AbstractSudan was separated into two countries in July 2011. Before this Sudan was the most significant country in Africa with a total area of around one million square miles. Due to the separation, Sudan lost about 75% of the fossil fuels resources and currently facing a very severe economic crisis. As a result of this, the government had to abolish the fossil fuels subsidies which used to cost about 15% of the total expenditure of the country.
Only about 30% peoples connected to grid electricity. Sourcing fossil fuels alternatives are crucial to meet the growing energy demand, political stability, and growth of the country. This study aims to investigate the feasibility of using locally available renewable biofuels for small-scale electricity generation and implementation in Sudan. A combined qualitative and quantitative methodological approach was used to study the potential of seed based small or community-scale energy production in Sudan to resolve the severe fuel shortage after secession. Estimation of various types of available biofuels was carried out. There is around two million ton of Jatropha biofuel that will be available in 2019; around four thousands ton of cottonseed biofuel and two thousands ton of castor biofuels available annually. In this investigation, 23 types of neat biofuels and blends were prepared using ethanol, butanol, and fossil diesel. Physicochemical properties of all neat biofuels and blends were measured and compared with standard fossil diesel.
Heating values of Jatropha, Cottonseed, and Castor biofuels were 39.18, 39.74 and 37.71 MJ/Kg respectively. Neat biofuels and blends were tested in an unmodified 2-cylinder diesel engine. Engine performance and emission characteristics were conducted and compared with standard fossil diesel results. Jatropha, Cottonseed, Castor biofuels were blended separately with 20% butanol and 20% fossil diesel. The neat biofuels and blends were tested successfully in a 7.4 kW indirect injection two-cylinder engine. Jatropha biofuel and its blends showed 7% higher brake thermal efficiency than fossil diesel at maximum load. For Cottonseed biofuel and its blends, Castor biofuel and its blends were 6.7%, 8% higher, respectively. Jatropha biofuel blends with 20% fossil diesel and neat Jatropha oil showed 53%, and 18% high CO and CO2, respectively; while both samples showed a smoke reduction of 96%.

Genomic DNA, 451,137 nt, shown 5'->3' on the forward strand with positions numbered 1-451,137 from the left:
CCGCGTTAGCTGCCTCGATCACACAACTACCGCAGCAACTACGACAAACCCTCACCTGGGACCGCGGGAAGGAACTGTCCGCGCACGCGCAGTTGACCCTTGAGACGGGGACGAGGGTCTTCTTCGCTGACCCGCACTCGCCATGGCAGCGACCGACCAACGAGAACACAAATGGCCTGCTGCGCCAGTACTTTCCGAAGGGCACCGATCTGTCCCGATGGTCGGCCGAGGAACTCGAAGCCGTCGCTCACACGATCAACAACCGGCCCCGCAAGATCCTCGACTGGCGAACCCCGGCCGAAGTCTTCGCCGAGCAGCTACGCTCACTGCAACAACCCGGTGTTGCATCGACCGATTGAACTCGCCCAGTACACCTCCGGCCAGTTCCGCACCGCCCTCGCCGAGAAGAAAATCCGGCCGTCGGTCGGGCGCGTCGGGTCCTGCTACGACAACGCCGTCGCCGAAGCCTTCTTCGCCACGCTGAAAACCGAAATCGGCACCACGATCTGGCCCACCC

NOX emission for neat Jatropha and its blends showed a decrease in the range 5 – 13%. Cottonseed oil and its blends showed NOX emission decrease in the range 5 – 7%. Castor oil blends have demonstrated the highest NOX emission reduction among all tested samples with 24%. Smoke production reduction of Cottonseed oil and its blends were in the range 62 – 91%. Castor oil blends with 20% butanol showed 24% NOX emission reduction, while its blends with 20% fossil diesel showed 10% reduction. Both samples of Castor oil blends showed smoke production cuts; blends with 20% butanol showed a decrease in the range 59 – 62%, while blends with 20% fossil diesel showed 61% reduction. The study concludes by this short-term engine testing that this Compression Ignition engine type can be efficiently operated with 20% butanol blend with any of the three non-edible biofuels, Jatropha, Cottonseed and Castor, without any modification. Sudan has the potential of increasing the production of biofuels from these three plant and butanol can be produced locally to minimise the cost of fossil diesel import. The reduction of NOX emission and smoke production could help Sudan reach its Green House Gas reduction target.
|Date of Award||2018|
|Supervisor||Philip A Davies (Supervisor) & Abul Kalam Hossain (Supervisor)|